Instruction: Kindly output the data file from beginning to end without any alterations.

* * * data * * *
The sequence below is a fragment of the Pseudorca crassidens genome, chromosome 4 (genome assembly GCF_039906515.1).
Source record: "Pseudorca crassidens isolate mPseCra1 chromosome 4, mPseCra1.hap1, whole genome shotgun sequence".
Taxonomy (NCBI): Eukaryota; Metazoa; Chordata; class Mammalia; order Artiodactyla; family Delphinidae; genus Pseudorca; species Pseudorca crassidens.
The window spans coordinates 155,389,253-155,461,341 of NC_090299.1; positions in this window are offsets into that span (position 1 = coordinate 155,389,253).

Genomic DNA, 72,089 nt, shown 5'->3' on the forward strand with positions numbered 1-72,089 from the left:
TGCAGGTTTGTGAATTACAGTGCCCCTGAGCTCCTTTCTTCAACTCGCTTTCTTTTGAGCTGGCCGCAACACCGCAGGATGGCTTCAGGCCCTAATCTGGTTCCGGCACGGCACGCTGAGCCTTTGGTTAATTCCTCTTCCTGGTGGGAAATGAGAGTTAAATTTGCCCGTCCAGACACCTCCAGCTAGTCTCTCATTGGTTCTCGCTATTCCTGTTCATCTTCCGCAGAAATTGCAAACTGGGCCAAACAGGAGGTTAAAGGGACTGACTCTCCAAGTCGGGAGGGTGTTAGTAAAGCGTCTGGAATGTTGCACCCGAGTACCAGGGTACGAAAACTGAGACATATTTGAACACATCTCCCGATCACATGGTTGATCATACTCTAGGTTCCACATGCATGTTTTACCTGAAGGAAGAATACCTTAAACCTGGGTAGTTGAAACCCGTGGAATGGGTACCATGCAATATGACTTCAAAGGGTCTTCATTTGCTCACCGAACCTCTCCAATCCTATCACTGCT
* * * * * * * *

The sequence below is a fragment of the Pseudorca crassidens genome, chromosome 4 (genome assembly GCF_039906515.1).
Source record: "Pseudorca crassidens isolate mPseCra1 chromosome 4, mPseCra1.hap1, whole genome shotgun sequence".
Taxonomy (NCBI): Eukaryota; Metazoa; Chordata; class Mammalia; order Artiodactyla; family Delphinidae; genus Pseudorca; species Pseudorca crassidens.
The window spans coordinates 155,389,253-155,461,341 of NC_090299.1; positions in this window are offsets into that span (position 1 = coordinate 155,389,253).

Genomic DNA, 72,089 nt, shown 5'->3' on the forward strand with positions numbered 1-72,089 from the left:
TGCAGGTTTGTGAATTACAGTGCCCCTGAGCTCCTTTCTTCAACTCGCTTTCTTTTGAGCTGGCCGCAACACCGCAGGATGGCTTCAGGCCCTAATCTGGTTCCGGCACGGCACGCTGAGCCTTTGGTTAATTCCTCTTCCTGGTGGGAAATGAGAGTTAAATTTGCCCGTCCAGACACCTCCAGCTAGTCTCTCATTGGTTCTCGCTATTCCTGTTCATCTTCCGCAGAAATTGCAAACTGGGCCAAACAGGAGGTTAAAGGGACTGACTCTCCAAGTCGGGAGGGTGTTAGTAAAGCGTCTGGAATGTTGCACCCGAGTACCAGGGTACGAAAACTGAGACATATTTGAACACATCTCCCGATCACATGGTTGATCATACTCTAGGTTCCACATGCATGTTTTACCTGAAGGAAGAATACCTTAAACCTGGGTAGTTGAAACCCGTGGAATGGGTACCATGCAATATGACTTCAAAGGGTCTTCATTTGCTCACCGAACCTCTCCAATCCTATCACTGCT